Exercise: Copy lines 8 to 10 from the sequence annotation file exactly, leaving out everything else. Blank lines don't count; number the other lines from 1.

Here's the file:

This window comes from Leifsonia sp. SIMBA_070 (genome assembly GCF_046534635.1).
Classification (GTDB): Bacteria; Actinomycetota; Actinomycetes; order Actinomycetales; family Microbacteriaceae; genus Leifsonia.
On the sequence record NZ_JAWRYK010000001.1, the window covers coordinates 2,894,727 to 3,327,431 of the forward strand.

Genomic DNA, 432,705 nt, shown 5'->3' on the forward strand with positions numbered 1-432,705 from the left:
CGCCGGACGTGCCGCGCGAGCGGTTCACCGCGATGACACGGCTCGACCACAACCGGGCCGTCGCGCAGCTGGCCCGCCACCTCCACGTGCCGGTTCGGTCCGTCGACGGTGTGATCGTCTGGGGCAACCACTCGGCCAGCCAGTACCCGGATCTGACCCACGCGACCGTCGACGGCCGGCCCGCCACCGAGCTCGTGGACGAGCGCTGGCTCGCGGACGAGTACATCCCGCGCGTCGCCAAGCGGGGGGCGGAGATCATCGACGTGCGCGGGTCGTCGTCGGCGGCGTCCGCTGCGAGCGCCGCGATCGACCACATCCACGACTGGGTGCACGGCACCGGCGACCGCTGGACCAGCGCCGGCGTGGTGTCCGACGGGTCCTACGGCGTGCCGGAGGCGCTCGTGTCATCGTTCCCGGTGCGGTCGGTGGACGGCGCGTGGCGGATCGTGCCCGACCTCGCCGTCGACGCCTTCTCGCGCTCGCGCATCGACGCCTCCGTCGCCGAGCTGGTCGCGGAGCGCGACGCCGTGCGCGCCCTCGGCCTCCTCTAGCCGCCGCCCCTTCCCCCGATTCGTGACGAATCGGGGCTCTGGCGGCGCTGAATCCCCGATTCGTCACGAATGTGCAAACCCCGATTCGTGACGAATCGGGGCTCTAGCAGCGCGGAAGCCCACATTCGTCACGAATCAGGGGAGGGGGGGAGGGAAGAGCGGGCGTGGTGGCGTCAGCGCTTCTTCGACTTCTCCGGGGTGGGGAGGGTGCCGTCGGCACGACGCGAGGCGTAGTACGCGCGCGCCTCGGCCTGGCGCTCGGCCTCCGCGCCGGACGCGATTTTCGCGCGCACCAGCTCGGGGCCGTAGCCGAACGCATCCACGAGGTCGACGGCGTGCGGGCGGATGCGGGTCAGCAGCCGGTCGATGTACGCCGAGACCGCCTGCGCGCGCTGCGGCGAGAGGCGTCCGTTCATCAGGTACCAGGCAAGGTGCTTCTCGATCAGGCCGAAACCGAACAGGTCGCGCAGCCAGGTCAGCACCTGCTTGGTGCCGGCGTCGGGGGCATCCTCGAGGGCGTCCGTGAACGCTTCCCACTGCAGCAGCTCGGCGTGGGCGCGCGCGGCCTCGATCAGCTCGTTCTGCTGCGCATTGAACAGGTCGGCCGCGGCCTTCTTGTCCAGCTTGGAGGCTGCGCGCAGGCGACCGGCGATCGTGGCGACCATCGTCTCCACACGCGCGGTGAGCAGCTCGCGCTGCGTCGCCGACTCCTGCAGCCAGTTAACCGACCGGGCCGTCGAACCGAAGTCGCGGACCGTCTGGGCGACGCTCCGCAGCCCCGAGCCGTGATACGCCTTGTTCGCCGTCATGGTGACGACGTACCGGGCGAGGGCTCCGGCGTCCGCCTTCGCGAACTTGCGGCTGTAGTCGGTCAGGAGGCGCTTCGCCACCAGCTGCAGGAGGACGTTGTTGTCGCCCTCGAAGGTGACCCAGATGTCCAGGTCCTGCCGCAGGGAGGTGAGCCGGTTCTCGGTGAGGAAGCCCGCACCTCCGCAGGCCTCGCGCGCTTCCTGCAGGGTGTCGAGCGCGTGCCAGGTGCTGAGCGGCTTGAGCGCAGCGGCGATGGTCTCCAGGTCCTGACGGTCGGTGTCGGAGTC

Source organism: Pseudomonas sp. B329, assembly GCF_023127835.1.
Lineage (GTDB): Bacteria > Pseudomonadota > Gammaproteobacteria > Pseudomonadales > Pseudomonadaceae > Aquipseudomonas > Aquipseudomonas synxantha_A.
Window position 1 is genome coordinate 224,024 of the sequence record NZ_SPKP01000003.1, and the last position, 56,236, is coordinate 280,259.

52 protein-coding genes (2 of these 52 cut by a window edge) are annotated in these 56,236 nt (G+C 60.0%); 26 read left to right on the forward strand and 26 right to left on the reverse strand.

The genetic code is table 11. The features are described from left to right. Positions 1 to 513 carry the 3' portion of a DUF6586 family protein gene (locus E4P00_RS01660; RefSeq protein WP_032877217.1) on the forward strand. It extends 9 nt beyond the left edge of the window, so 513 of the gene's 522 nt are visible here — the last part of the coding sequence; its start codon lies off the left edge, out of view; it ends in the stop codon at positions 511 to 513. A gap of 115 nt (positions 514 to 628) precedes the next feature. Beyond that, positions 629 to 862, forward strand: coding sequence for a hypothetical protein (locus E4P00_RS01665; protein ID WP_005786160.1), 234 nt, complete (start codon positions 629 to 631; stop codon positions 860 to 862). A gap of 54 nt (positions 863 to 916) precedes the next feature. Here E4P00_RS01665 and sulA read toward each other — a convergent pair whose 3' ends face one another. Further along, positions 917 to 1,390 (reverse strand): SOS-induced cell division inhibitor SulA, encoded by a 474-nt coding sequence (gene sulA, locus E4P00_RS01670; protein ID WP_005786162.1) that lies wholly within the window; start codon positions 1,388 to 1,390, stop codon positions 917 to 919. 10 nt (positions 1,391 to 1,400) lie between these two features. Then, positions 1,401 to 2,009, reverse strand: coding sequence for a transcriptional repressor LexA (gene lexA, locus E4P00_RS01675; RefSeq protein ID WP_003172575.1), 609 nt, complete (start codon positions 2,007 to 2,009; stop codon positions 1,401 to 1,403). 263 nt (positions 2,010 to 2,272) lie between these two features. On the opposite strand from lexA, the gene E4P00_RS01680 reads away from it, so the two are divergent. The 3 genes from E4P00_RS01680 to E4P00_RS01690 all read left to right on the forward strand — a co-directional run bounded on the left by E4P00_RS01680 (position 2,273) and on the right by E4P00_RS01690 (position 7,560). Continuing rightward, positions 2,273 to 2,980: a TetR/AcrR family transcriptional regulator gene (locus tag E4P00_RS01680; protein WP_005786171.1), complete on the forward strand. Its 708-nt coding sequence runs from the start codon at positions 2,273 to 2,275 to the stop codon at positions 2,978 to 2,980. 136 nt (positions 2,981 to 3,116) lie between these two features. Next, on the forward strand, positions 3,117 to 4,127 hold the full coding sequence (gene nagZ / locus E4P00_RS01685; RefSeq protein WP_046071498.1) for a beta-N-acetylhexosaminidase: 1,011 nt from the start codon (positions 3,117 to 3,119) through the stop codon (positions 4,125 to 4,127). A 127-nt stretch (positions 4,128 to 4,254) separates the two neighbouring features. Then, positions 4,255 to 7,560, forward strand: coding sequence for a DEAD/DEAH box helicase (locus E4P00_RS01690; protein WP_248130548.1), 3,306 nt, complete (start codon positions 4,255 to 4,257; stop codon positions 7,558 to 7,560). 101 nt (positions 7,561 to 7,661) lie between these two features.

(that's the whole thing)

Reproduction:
Window position 1 is genome coordinate 224,024 of the sequence record NZ_SPKP01000003.1, and the last position, 56,236, is coordinate 280,259.

52 protein-coding genes (2 of these 52 cut by a window edge) are annotated in these 56,236 nt (G+C 60.0%); 26 read left to right on the forward strand and 26 right to left on the reverse strand.

The genetic code is table 11. The features are described from left to right. Positions 1 to 513 carry the 3' portion of a DUF6586 family protein gene (locus E4P00_RS01660; RefSeq protein WP_032877217.1) on the forward strand. It extends 9 nt beyond the left edge of the window, so 513 of the gene's 522 nt are visible here — the last part of the coding sequence; its start codon lies off the left edge, out of view; it ends in the stop codon at positions 511 to 513. A gap of 115 nt (positions 514 to 628) precedes the next feature. Beyond that, positions 629 to 862, forward strand: coding sequence for a hypothetical protein (locus E4P00_RS01665; protein ID WP_005786160.1), 234 nt, complete (start codon positions 629 to 631; stop codon positions 860 to 862). A gap of 54 nt (positions 863 to 916) precedes the next feature. Here E4P00_RS01665 and sulA read toward each other — a convergent pair whose 3' ends face one another. Further along, positions 917 to 1,390 (reverse strand): SOS-induced cell division inhibitor SulA, encoded by a 474-nt coding sequence (gene sulA, locus E4P00_RS01670; protein ID WP_005786162.1) that lies wholly within the window; start codon positions 1,388 to 1,390, stop codon positions 917 to 919. 10 nt (positions 1,391 to 1,400) lie between these two features. Then, positions 1,401 to 2,009, reverse strand: coding sequence for a transcriptional repressor LexA (gene lexA, locus E4P00_RS01675; RefSeq protein ID WP_003172575.1), 609 nt, complete (start codon positions 2,007 to 2,009; stop codon positions 1,401 to 1,403). 263 nt (positions 2,010 to 2,272) lie between these two features. On the opposite strand from lexA, the gene E4P00_RS01680 reads away from it, so the two are divergent. The 3 genes from E4P00_RS01680 to E4P00_RS01690 all read left to right on the forward strand — a co-directional run bounded on the left by E4P00_RS01680 (position 2,273) and on the right by E4P00_RS01690 (position 7,560). Continuing rightward, positions 2,273 to 2,980: a TetR/AcrR family transcriptional regulator gene (locus tag E4P00_RS01680; protein WP_005786171.1), complete on the forward strand. Its 708-nt coding sequence runs from the start codon at positions 2,273 to 2,275 to the stop codon at positions 2,978 to 2,980. 136 nt (positions 2,981 to 3,116) lie between these two features. Next, on the forward strand, positions 3,117 to 4,127 hold the full coding sequence (gene nagZ / locus E4P00_RS01685; RefSeq protein WP_046071498.1) for a beta-N-acetylhexosaminidase: 1,011 nt from the start codon (positions 3,117 to 3,119) through the stop codon (positions 4,125 to 4,127). A 127-nt stretch (positions 4,128 to 4,254) separates the two neighbouring features. Then, positions 4,255 to 7,560, forward strand: coding sequence for a DEAD/DEAH box helicase (locus E4P00_RS01690; protein WP_248130548.1), 3,306 nt, complete (start codon positions 4,255 to 4,257; stop codon positions 7,558 to 7,560). 101 nt (positions 7,561 to 7,661) lie between these two features.